Support Groups: Keys to Surviving Pandemic Isolation

June 15, 2020

Periods of isolation are often a barrier between a patient with a substance use disorder and a successful recovery. During this time of social distancing, isolation has become the new normal and those who struggle with SUDs are increasingly in need of support.

“People are separated from their families, their friends and peers at work, and that isolation can be a trigger for relapse. It can worsen co-occurring illness like depression and anxiety,” said Chris Bundy, MD, MPH, executive medical director of Washington Physicians Health Program. “There are a number of financial and other types of stressors that people are also experiencing during the COVID pandemic. Having support is important for people in general, but especially for people in recovery.”

Dr. Bundy said when social distancing went into effect as the virus spread rapidly throughout the United States, new ways of coming together became critical for patients with addiction.

Thankfully, online support groups where people call in or “attend” through a video conferencing service have proven to be popular in recent weeks. Dr. Bundy said they’re certainly not a replacement for in-person gatherings, but they are having positive outcomes.

“People seem to be attending more meetings because they’re more accessible online,” he said. “I’ve consistently heard people saying that they are attending more meetings per week and that they’re enjoying the meetings.”

Support group leaders are also realizing how online meetings can be beneficial for people who experience anxiety during in-person meetings.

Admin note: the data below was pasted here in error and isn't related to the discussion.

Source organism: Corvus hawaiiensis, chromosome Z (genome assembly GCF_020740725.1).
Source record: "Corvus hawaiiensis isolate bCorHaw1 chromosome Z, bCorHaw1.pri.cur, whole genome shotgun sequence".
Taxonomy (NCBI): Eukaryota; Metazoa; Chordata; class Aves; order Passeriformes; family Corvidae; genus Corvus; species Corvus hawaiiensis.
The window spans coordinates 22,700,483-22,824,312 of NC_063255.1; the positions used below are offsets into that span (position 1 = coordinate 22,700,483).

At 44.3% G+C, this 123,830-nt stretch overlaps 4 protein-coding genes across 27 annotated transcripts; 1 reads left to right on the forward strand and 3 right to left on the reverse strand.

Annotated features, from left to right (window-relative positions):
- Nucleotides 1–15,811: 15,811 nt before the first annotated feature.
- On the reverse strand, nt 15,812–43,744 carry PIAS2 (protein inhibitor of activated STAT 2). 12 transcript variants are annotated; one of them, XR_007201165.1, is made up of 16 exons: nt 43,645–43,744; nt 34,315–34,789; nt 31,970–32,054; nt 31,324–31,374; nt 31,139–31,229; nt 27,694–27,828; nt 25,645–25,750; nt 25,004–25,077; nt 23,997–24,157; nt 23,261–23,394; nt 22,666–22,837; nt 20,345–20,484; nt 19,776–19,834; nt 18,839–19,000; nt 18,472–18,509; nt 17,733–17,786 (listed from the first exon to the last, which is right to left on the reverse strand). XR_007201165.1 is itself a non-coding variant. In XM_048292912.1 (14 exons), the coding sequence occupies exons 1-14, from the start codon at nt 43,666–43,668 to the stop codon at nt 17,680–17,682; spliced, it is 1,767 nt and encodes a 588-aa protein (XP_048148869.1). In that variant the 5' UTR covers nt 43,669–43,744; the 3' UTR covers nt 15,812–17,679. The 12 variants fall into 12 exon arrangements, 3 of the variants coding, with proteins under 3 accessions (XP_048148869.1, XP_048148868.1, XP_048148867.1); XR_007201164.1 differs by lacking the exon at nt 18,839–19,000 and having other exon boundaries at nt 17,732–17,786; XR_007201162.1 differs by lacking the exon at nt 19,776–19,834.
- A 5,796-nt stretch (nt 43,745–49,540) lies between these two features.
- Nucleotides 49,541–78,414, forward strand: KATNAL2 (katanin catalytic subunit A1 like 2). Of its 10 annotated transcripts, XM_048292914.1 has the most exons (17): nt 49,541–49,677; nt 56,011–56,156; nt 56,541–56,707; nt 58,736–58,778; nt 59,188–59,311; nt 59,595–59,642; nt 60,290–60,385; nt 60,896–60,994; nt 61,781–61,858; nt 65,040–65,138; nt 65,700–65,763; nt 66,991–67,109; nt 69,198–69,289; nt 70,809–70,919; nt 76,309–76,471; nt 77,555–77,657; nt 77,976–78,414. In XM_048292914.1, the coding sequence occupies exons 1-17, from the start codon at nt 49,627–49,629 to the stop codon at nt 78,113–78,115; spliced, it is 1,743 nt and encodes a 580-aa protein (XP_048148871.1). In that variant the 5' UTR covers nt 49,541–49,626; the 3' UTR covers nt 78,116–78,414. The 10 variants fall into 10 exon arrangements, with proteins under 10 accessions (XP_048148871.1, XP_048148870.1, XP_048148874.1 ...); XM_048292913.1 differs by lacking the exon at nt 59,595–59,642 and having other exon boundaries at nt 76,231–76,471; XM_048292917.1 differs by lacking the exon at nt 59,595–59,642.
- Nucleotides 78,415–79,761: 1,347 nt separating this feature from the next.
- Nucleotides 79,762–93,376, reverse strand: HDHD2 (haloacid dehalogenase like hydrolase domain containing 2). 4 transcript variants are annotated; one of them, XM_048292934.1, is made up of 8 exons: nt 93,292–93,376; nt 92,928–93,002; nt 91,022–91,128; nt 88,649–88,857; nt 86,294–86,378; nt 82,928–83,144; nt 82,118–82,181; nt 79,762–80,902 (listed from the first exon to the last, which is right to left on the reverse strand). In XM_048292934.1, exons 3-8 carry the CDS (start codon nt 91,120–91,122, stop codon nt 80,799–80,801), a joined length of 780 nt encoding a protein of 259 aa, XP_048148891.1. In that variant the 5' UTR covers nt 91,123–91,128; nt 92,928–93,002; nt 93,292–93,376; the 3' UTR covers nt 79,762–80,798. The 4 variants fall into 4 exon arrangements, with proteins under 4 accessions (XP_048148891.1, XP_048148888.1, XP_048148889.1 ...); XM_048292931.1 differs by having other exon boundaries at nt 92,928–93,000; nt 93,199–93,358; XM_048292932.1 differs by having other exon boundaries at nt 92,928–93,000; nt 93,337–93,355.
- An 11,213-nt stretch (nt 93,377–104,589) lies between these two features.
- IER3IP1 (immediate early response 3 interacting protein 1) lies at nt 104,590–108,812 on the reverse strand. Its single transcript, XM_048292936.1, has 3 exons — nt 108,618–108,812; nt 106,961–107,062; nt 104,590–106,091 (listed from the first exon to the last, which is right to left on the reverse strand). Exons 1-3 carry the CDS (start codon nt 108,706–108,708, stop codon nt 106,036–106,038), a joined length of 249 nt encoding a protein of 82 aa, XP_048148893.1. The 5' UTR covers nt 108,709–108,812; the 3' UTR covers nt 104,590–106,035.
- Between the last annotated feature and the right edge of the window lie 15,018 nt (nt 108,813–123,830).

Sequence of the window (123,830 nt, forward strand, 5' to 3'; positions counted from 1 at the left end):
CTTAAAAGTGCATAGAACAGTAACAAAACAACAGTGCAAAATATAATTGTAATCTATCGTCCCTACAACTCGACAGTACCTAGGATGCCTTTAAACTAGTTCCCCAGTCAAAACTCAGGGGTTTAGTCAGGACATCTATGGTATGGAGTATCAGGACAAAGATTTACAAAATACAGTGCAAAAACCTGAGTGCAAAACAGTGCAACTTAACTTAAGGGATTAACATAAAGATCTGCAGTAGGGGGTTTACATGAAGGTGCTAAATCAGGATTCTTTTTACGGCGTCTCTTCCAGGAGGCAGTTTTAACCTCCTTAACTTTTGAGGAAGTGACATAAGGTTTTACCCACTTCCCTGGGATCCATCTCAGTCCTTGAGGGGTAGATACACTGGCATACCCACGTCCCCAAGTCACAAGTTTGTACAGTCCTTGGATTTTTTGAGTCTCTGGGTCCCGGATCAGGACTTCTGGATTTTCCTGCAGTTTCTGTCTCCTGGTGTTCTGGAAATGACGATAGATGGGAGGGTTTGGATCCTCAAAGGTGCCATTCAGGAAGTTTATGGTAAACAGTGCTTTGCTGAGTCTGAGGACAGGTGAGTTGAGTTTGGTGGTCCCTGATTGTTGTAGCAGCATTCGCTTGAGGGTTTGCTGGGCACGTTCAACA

“An online community offers enhanced anonymity, frankly,” Dr. Bundy said. “The meeting can be properly controlled against unintended guests being present and those sorts of things. These (meetings) can feel like very safe, comfortable environments that are easily accessible to all.”

Dr. Bundy said he believes online support groups will continue to be available long after COVID-19 disappears.

“There have always been online chats and virtual meetings, but I think it’s taken this pandemic to force people out of their comfort zones into trying new things and I think they found that this is really a viable solution,” he said.

Physicians looking for online support groups for their patients to join can do so through ASAM’s COVID-19 webpage.

“The COVID-19 page at ASAM is probably one of the best resources I’ve seen in terms of one-stop shopping for patients to find online catalogues of meetings by geographic location and a variety of other recovery tools,” Dr. Bundy said. “That would be an excellent start and from there it would be difficult for somebody to really not find the support they need.”


Ways to Protecting Online Support Groups

  1. Mute audio and disable video and screen sharing for attendees
  2. Protect your meetings with a password
  3. Never use your personal meeting ID when scheduling a meting
  4. Modify the name you log in with as a participant
  5. Use a virtual background
  6. Enable waiting rooms as a host
  7. Do not record the meeting

Additional resources for support groups >>>